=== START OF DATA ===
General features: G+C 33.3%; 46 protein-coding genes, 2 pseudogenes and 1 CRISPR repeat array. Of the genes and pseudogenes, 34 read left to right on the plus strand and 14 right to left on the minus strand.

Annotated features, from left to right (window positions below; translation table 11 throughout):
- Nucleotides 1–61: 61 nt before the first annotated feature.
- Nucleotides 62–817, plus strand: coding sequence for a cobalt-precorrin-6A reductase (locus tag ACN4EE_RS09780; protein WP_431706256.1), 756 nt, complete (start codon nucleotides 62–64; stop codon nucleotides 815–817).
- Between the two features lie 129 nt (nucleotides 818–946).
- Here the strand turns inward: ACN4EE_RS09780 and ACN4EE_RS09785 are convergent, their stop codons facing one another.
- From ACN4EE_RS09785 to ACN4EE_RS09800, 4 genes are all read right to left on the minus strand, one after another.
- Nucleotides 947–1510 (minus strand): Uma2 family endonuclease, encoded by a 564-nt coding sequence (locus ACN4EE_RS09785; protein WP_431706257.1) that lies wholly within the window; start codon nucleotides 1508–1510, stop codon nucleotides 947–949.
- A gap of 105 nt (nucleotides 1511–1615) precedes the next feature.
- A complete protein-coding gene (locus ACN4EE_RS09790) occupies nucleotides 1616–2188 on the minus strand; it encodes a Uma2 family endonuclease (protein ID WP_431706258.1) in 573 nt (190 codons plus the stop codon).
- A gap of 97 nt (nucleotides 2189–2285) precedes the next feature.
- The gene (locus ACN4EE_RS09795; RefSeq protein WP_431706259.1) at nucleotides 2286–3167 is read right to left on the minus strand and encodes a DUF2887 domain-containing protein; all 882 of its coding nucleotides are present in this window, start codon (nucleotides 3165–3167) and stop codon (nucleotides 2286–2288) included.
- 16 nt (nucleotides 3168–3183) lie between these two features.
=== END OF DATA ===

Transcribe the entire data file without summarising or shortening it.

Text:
General features: G+C 33.3%; 46 protein-coding genes, 2 pseudogenes and 1 CRISPR repeat array. Of the genes and pseudogenes, 34 read left to right on the plus strand and 14 right to left on the minus strand.

Annotated features, from left to right (window positions below; translation table 11 throughout):
- Nucleotides 1–61: 61 nt before the first annotated feature.
- Nucleotides 62–817, plus strand: coding sequence for a cobalt-precorrin-6A reductase (locus tag ACN4EE_RS09780; protein WP_431706256.1), 756 nt, complete (start codon nucleotides 62–64; stop codon nucleotides 815–817).
- Between the two features lie 129 nt (nucleotides 818–946).
- Here the strand turns inward: ACN4EE_RS09780 and ACN4EE_RS09785 are convergent, their stop codons facing one another.
- From ACN4EE_RS09785 to ACN4EE_RS09800, 4 genes are all read right to left on the minus strand, one after another.
- Nucleotides 947–1510 (minus strand): Uma2 family endonuclease, encoded by a 564-nt coding sequence (locus ACN4EE_RS09785; protein WP_431706257.1) that lies wholly within the window; start codon nucleotides 1508–1510, stop codon nucleotides 947–949.
- A gap of 105 nt (nucleotides 1511–1615) precedes the next feature.
- A complete protein-coding gene (locus ACN4EE_RS09790) occupies nucleotides 1616–2188 on the minus strand; it encodes a Uma2 family endonuclease (protein ID WP_431706258.1) in 573 nt (190 codons plus the stop codon).
- A gap of 97 nt (nucleotides 2189–2285) precedes the next feature.
- The gene (locus ACN4EE_RS09795; RefSeq protein WP_431706259.1) at nucleotides 2286–3167 is read right to left on the minus strand and encodes a DUF2887 domain-containing protein; all 882 of its coding nucleotides are present in this window, start codon (nucleotides 3165–3167) and stop codon (nucleotides 2286–2288) included.
- 16 nt (nucleotides 3168–3183) lie between these two features.